Up on the dais sat the appeals board: chair Arthur Walenta — who Chevron tried to remove from the board this spring — Clark Wallace, and James Giacoma. Wallace also served on the board in the 2004-2006 appeal.
This time through the appeals process, everyone is hoping to be done by Christmas (the official goal is five weeks: Dec. 2). The morning events, though, didn’t seem to indicate anyone was in a particular hurry.
An hour was spent deciding who would go first, which, to be fair, actually matters: typically, the party that bears the burden of proof must present their case first, while the party presumed to be correct then responds. Chevron asked that the presumption be removed from the Assessor’s office, shifting the burden of proof.
“The presumption is given to someone who is presumed to have done their job correctly,” said Chevron lawyer Lawrence Hoenig, of the San Francisco firm Pillsbury Winthrop Shaw Pittman. “That’s not the case here.”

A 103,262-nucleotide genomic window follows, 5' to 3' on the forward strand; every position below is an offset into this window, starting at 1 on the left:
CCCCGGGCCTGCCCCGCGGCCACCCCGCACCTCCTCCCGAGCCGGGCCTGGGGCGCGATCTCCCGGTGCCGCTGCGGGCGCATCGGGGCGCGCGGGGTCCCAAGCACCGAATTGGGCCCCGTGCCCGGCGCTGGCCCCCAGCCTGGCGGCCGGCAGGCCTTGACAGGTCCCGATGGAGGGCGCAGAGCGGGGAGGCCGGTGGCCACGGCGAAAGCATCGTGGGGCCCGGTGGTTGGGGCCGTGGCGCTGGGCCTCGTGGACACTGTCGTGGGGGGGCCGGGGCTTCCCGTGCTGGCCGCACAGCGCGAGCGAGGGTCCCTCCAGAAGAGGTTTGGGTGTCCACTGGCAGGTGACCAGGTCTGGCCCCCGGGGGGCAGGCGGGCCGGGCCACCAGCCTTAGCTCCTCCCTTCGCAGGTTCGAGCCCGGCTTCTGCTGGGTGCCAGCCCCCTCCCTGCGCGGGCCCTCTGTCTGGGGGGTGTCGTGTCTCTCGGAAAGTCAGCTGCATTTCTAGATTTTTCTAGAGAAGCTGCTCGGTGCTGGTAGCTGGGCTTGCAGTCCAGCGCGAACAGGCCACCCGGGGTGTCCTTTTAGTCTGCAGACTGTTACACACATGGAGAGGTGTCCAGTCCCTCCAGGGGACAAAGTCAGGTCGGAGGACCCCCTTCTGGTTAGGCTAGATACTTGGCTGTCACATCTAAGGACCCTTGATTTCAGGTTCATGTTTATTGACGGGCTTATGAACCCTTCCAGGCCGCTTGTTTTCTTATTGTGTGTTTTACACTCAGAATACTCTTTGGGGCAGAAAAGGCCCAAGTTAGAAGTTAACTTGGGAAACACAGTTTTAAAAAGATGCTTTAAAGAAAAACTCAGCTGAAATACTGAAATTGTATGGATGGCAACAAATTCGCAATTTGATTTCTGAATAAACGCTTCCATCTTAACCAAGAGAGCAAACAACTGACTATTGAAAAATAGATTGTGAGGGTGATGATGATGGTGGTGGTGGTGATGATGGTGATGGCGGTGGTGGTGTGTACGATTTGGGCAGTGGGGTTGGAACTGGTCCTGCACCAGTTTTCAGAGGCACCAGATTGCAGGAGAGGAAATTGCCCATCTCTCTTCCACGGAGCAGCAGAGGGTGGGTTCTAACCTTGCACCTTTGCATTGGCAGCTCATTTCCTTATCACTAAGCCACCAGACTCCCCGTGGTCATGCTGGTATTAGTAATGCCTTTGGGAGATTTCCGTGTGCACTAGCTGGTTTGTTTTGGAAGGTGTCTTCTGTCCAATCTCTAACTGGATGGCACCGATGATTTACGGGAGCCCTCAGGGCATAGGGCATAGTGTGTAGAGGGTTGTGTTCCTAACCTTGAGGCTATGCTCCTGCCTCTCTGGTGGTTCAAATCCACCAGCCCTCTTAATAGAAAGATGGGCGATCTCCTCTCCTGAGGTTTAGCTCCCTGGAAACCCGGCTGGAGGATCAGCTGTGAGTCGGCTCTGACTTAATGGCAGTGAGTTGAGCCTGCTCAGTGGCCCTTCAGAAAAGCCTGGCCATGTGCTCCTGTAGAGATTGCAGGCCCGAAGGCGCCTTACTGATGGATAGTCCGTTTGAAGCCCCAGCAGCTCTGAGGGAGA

The board demurred; Chevron went first.
This was followed by an invitation to the board to visit the refinery, extended and politely declined (Frankly, I’d like to,” Wallace said, “But you have so many restrictions on it, I feel like my mind would be messed up even more.”) There was a tussle over whether three subpoenas to members of the Assessors’ office had in fact been served. Chevron expressed its desire that there be restrictions on audience signs. The board expressed its disinterest in meeting that desire.
Then there was the issue of confidentiality. Hoenig asked that the hearing protect one number in particular, a number of intense interest to many in the room: how much money Chevron’s Richmond refinery actually makes. He requested that the board clear out the public if the number was discussed.
“It’s impossible to do an opening statement without discussing how much money this refinery is making,” said the county’s lawyer Kevin Lally, of the firm Greenan, Peffer, Sallander and Lally. But he agreed to close the courtroom when the number was mentioned.